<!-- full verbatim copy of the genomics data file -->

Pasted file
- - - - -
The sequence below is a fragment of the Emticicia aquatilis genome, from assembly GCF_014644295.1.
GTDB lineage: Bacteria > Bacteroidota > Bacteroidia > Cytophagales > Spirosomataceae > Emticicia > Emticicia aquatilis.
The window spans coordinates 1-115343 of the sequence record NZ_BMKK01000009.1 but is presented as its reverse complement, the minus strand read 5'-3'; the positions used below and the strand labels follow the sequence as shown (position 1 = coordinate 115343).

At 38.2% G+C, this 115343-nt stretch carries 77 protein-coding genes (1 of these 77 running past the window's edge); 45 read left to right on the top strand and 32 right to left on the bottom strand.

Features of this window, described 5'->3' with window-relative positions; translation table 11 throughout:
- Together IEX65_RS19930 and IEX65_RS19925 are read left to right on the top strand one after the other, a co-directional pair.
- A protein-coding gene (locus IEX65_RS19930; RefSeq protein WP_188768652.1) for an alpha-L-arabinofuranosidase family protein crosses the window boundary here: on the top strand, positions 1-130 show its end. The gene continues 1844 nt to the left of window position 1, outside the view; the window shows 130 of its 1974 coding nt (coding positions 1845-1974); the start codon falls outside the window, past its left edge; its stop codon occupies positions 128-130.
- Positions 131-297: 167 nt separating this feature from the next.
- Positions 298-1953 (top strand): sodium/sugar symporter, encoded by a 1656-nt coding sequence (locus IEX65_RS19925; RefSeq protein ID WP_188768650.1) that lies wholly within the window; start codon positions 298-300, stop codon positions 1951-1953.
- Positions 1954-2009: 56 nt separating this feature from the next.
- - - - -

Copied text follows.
The sequence below is a fragment of the Emticicia aquatilis genome, from assembly GCF_014644295.1.
GTDB lineage: Bacteria > Bacteroidota > Bacteroidia > Cytophagales > Spirosomataceae > Emticicia > Emticicia aquatilis.
The window spans coordinates 1-115343 of the sequence record NZ_BMKK01000009.1 but is presented as its reverse complement, the minus strand read 5'-3'; the positions used below and the strand labels follow the sequence as shown (position 1 = coordinate 115343).

At 38.2% G+C, this 115343-nt stretch carries 77 protein-coding genes (1 of these 77 running past the window's edge); 45 read left to right on the top strand and 32 right to left on the bottom strand.

Features of this window, described 5'->3' with window-relative positions; translation table 11 throughout:
- Together IEX65_RS19930 and IEX65_RS19925 are read left to right on the top strand one after the other, a co-directional pair.
- A protein-coding gene (locus IEX65_RS19930; RefSeq protein WP_188768652.1) for an alpha-L-arabinofuranosidase family protein crosses the window boundary here: on the top strand, positions 1-130 show its end. The gene continues 1844 nt to the left of window position 1, outside the view; the window shows 130 of its 1974 coding nt (coding positions 1845-1974); the start codon falls outside the window, past its left edge; its stop codon occupies positions 128-130.
- Positions 131-297: 167 nt separating this feature from the next.
- Positions 298-1953 (top strand): sodium/sugar symporter, encoded by a 1656-nt coding sequence (locus IEX65_RS19925; RefSeq protein ID WP_188768650.1) that lies wholly within the window; start codon positions 298-300, stop codon positions 1951-1953.
- Positions 1954-2009: 56 nt separating this feature from the next.